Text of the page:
the Appendix, a world first?, The Lord Of The Rings, Tom Bombadil, Tom Baker, most science fiction books don’t have appendices, Ringworld, Hal Clement’s Mission Of Gravity, The Ecology Of Dune, The Silmarillion, more fiction, out-takes from world-building, Neal Stephenson’s Anathem, glossary, what makes an appendix an appendix, non-fictional matter that explains and develops a world, really wants to be Dune, Christo Empire Silence , an empire must be get-able to, Aba – loose robe worn by Fremen women, usually black, another episode, Kynes came first, his babies, doing all that work, so fully thought through, the seams are as smooth as the desert sand, a skeptical point of view, past the point where you need it, the American edition of A Clockwork Orange, a glossary of the slang, a weird supplement, you don’t need the map, Eric Rabkin, transformed language, new or repurposed vocabulary, lasgun, a demystifier, the terminology of the impreium, demi-brother, cone of silence, Get Smart, a superfluousness, a playground of the imagination, peons, he put it into the book but he doesn’t use the word, the real reason, Dune lives beyond the last chapter, there is only one Dune movie, the Sci-Fi channel miniseries are fucking terrible, wasn’t there a book too, heartplugs, there’s no heartplugs in the original Dune book, a life much greater than the final word of the last sentence of the last book of Dune, sequels by other hands, Star Wars, Jesse’s spirited defense of the weirding modules, David Lynch’s Dune doesn’t capture the Paul – Duncan Idaho relationship, whiny Paul, “I just want to see my dad”, “Paul we don’t need your sarcasm”, Paul is the receiver of a long tradition, the Harkonnens, they’re not joking around, William Hurt, casting, ending scenes with a rhyming couplet, the Jodorowsky Dune, Pink Floyd, a fantasy dream, Jodorowsky’s Dune documentary, stories and stories, visual matches, Hollywood loves to pilfer from foreign films, movies that come out in pairs, Deep Impact and Armageddon, psychedelic, using drugs to expand consciousness, a sixties novel, a seventies novel, the ecological part, the rain at the end, the reward for the ritual sacrifice of Sting, the galactic setting, the mythical part, Beatles, El Topo (1970), a psychedelic western, The Holy Mountain (1973), it makes Zardoz looks like an after-school special, Santa Sangre (1989), Lynch was the wrong director, the anti-epic, the greatest science fiction film every made, trying to turn Dune into a movie, the Allan Smithee version, the Japanese laser-disc version, we gotta lot of characters, we gotta infodumping, all the things that happen, more than enough for a season of a television show, Francessa Annis, Leonardo Cimino, the Baron’s Doctor, your diseases made love to me, Brad Dourif, he treats everyone like an idiot, Jose Ferrer, Linda Hunt, Freddie Jones, and his co-stars, there’s nothing about eyebrows in the book, the kind of detail Jesse is loving, visualization, The Death Of Stalin (2017), Steve Buscemi, Brezhnev, Richard Jordan, Kyle Maclachlan, a blank slate, Blue Velvet, The Trigger Effect (1996), The Twilight Zone, very present for its time, Virginia Madsen, Silvana Mangano, Everett McGill, Twin Peaks, Jack Nance, Nefud, they’ve even got his music in there, it’s unbelievable, Jürgen Prochnow, Patrick fuckin Stewart, a battle pug!, dogs, Atredies, RPG launchers, Long live Duke Leto!, no pets on Dune, if Queen Elizabeth showed up with her corgis, Lynch added, he worked on the script for six months, so full, it works really well if you know the story, how come everybody isn’t watching this every night, the third stage guild navigators, giant slug people, Sardaukar Terror Troops, visually what is happening, Wellington Yueh, Asian, international casting, red haired, every grunt is ginger, a horrible sex scene, the heartplug is the symbol for that kind of perversion, it is the novel in a very real sense, the cat’s job is to show that Thufir is being controlled, they had to cut stuff, whole scenes added at the beginning of the film, it really almost is the book, its awesome!, so accessible, people who’ve read the book tend to be dismayed by it, the tradition of epic film, Akira Kurosawa, Kubrik’s Spartacus, the Battle of the Five Armies, The Straight Story, a really weird noise, finally a David Lynch moment, Inland Empire (2006), Mullholland Drive (2001), a perfect horror film in three minutes, a very strange scene, the floating fatman, never before never since, every war movie, the sense of pageantry, the sense of scale and heat, desert coloured fatigues, a sense of scale that the book can’t, the production history, Dino De Laurentiis, watching people on stage, the worms are fabulous, a universal film, Star Wars for grown ups, this is not Buck Rogers, completely belly-flopped, way the minority, a punchline, the existential bleakness of the Dune Coloring Book, let’s color the Baron’s Doctor, incredibly abbreviated, 129 theatrical, 176 minutes, how weird it is, whispered though narration, “My Duke. How I’ve failed you!”, literally weird as in weird fiction, hypnotizing, straight out of the book, the banquet scene, My Dinner With Andre, a whole episode, everything about the miniseries is terrible, more Irulan in the TV mini-series, disembodied head, nice and Lynchian, Dune Messiah, more cat-milking, the goddamn weirding modules, all the other versions of Dune, a jazz album from the 1970s, a board game, the real time strategy game, The Dune Encyclopedia, The Dune Companion, this isn’t a concordance, creative stuff, Game Of thrones, where it could have gone beyond, not-ordinary fan fiction, its the Talmud, oh my god!, especially Jesse, expanding out that universe, what’s in this that inspires that?, what would hook him?, that whole weird trip, the world-building that went into the book, historical novels, Steen Hansen, thank you Steen, Steen’s spirit animal is the Baron from the movie, he’s the ID unleashed, such a fucking evil shit that you love, little Alia, Rabban rips the face off a cow, “Yeth my Baron!”, this is not a rip-off of Star Wars, Tatooine, we got some moisture vaporators, some bantha tracks, Carrie Fisher back from the dead flying through space with magic woo powers, the comparison, the centerpieces, Paul Atredies and Luke Skywalker, the National Lampoon, the Dessert World, “my god I’m good, my god…I’m God!”, power fantasies, such a period piece, staying power beyond the 1960s and 1970s, the spaceship earth mode, oil and scarcity, the attitude towards sexuality, the homophobic strain, will that power last?, that’s just the way the world works these days, absent an adaptation…, Altered Carbon, a book compressed and shoved into a film medium, it’s time to talk about the weirding modules, untranslatable to film, much easier to film, Mad Max: Beyond Thunderdome, Harry Potter is much more influenced by film than other fantasy novels prior to it, Rowlings books have scenes and sequences, rich and deep themes about psychology, loyalty, love, the weirding way, a specialized athlete, very hard to translate that to film, yoga mats, aligning chakras, montage, “you have the weirding way”, why these people are special, the new army, a second level guild navigator cleaning up urine with a broom, making small-talk, you are transparent, the emperor spills his guts, a filmable film, set the film in motion, a through-line, the training scenes, “kick it, punch it, yell at it”, they have laser swords!, some sort of gimmick item, Krull (1983), how the voice can control people, “My name is a killing”, Usul no longer needs the weirding module, a perfect film, “THE (film) adaptation of DUNE full stop end of story”, watching, listening, Dune Messiah, how we’re going to overthrow Paul, we once made a Kwisatz Haderach but we had to kill him, a prophet, many such prophets, Joseph Smith, Jesus, a lost of thread of Dune, that’s the kind of passion, a flying Dutchman of space, dates mentioned in the book, the history from 1980 to Dune’s future, so generative, Stephenson tells you everything, CHOAM, Noam Chomsky, why Jesse is completely wrong about the weirding modules, Arnold J. Toynbee, history, challenge and response, The Dosadi Experiment, Babylon 5, why the Fremen are such great fighters, the Vorlons are the democrats, the Shadows are the republicans, and the solution is to get out from under both, deliberately creating these conditions, serving wench, God Emperor Of Dune, unless you squeeze and squeeze the human race will be killed off, one Sardaukar throws two Atredies, the training montage, training a unit, “fit him with the weirding module, Doctor Yueh”, activate a fighter, paralleled in the back end, the fighting machine, this could have been a great theme, Denis Villeneuve, visuals, music, favorite actors, Arrival (2016) had scale, Blade Runner: 2049 (2017), if you’re doing the book, look at The Hobbit, they’re doing it wrong, five dwarves too many, where’s the poetry, to film the impossible film, Brian Herbert, Eric Roth, War And Peace, the Soviet 8 hour film, Lynch put such a stamp, when you’re watching the miniseries, sentences, spun and respun, the previous incantations, the power of the word, Soviet movies, formally possible, production, do a TV show, The Man In The High Castle, Sharknado 5, sigh, Sicario (2015), HBO, Westworld, cinematic universes, The Expanse, back into the book and the books, all those cultures and all those secrets, such depth, if you could read the book and enjoy it you could be my friend, in 1983/4, Starlog, the stills, one more adaptation, the Audible multiple narrator edition, George Guidall, a 2010 music video starring Christopher Walken, check out my new weapon, walk without rhythm you won’t attract the worm, the wonderful dance, this crazy book line, the power of these words, still influencing, an ars technica discussion, Second Life, three different Dune re-enactment levels, a still suit, a chrysknife, scheduled reenactments, Prim Perfect, a tottaly VR game, oh my love girl, knife fight with Sting!, prescient visions, the appropriate use the media, infeasible/unfeasable, nobody loves every episode, there’s more interest in Dune podcast episodes, independent of hype, Luke Burrage, Comic Book Girl 19‘s Dune show, holy crap she’s a genius, becoming hyper-intelligent when talking about it, doing something profound to the reader, fake excitement, New Releases/Recent Arrivals, most of it is artificial, Bryan do you want to show on Greenmantle by John Buchan?, the best of a bunch of bad books, revisiting Dune with you, is that the end? it could be the end, but there’s no sequels, that was just the excuse, the trigger for the movie talk, shitting on the Bene Gesserit for being a little dumb, the Religions of Space Travel, published by Chilton, what it did for Chilton, when you break the mold, people want the mold, the publishers tell authors what to write, John W. Campbell, the Golden Age, Extra Credits, the book business, the Golden Age for some people?, the dignity, a new golden age?, stuff was really great back in that time, The First Golden Age of SF 1938-1946, 1947-1959, the rise of the paperback, writing paperbacks, from short stories to novels (and then series), changing the SF genre immensely, a whole new market, Del Rey, The Sword Of Shannara, extruded fantasy product, the grim dark era, a piracy show, never underestimate the power for the demand of a product, Tolkien didn’t want his books published in paperback, the ACE The Lord Of The Rings, an authorized paperback edition, not-piracy per-se, the history of their own industry, demand that isn’t supplied, suppression, getting that supply, the words must flow, paperbacks and pockets, “you could get hardcover books of Tolkien at the library”, in the modern era, a digital copy, Tolkien’s feelings about the wretchedness, Dune rules as a paperback, piracy is just demand, Wayne June is super-popular, beneficial to Wayne June, they are loving giving him money, not knowing what the market’s actually like, fictional author: Alice Beth Chatham, both sides, look to your own experience, piracy is a way of getting stuff when you don’t have any money, really complex, sometimes flattering, a weird argument with the head of the RIAA, steal this episode, pay for this episode, obscurity is the big problem, somebody got mad, an author dropped by the publisher, lost sales, save it for the pirate episode?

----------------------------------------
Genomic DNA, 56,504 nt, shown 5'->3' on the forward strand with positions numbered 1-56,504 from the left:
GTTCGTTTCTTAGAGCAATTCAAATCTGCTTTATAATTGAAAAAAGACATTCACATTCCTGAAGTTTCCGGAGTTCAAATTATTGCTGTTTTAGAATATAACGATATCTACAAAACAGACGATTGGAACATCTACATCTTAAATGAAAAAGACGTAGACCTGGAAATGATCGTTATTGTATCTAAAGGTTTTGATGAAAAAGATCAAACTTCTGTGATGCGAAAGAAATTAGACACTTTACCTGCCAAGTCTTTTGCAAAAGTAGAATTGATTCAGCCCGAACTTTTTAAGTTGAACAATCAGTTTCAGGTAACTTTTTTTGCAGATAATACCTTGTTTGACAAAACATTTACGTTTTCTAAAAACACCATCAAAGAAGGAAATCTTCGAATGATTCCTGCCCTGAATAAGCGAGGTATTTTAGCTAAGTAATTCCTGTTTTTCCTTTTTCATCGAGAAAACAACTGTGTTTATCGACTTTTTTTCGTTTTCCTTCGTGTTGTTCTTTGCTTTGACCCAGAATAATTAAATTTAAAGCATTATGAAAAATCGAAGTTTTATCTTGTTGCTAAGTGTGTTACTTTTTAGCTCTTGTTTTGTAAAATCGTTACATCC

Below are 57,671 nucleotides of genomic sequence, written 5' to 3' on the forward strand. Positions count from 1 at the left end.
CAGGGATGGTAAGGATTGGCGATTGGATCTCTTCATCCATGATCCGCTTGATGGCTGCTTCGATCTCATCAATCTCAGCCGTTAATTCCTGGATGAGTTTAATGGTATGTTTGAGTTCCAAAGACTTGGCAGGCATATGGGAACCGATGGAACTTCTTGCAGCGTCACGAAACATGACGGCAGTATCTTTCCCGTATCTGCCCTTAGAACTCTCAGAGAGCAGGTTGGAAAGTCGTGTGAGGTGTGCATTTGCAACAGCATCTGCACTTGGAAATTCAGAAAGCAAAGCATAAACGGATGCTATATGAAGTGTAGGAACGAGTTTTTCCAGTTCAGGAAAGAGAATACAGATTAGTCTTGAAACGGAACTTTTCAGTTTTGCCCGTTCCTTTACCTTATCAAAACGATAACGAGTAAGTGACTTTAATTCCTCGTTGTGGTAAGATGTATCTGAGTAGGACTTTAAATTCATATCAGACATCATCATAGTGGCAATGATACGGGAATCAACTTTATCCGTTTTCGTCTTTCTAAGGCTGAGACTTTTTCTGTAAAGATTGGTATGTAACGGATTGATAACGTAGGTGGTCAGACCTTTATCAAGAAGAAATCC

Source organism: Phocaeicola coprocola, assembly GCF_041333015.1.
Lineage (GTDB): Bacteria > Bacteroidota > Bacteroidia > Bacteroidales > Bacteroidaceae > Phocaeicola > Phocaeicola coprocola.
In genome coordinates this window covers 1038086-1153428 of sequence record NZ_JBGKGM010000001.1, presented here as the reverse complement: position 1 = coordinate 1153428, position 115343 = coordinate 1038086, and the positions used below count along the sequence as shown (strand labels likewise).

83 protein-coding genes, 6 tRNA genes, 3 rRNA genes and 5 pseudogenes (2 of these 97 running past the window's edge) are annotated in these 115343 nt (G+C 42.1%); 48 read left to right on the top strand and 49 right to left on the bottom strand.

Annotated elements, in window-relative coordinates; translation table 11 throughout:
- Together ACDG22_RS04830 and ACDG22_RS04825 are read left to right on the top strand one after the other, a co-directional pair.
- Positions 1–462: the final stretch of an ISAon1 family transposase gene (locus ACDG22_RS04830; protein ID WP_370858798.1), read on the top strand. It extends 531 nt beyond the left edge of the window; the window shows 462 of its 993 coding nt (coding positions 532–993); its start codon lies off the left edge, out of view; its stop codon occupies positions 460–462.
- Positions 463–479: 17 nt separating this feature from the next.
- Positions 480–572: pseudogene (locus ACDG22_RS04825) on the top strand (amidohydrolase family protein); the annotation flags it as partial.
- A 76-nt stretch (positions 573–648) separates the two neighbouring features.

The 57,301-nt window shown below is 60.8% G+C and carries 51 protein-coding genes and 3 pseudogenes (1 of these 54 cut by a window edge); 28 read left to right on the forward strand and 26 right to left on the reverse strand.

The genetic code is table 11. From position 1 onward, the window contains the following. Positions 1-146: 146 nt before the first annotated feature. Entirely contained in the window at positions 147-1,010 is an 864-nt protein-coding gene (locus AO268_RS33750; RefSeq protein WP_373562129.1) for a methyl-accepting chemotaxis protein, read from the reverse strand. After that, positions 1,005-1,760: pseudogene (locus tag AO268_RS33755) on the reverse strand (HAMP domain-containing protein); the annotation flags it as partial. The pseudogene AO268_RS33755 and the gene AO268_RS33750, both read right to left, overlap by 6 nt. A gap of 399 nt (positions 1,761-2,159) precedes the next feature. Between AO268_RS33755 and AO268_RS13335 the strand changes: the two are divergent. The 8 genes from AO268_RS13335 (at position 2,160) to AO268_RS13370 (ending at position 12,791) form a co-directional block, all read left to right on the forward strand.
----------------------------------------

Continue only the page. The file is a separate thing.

Map of Arrakis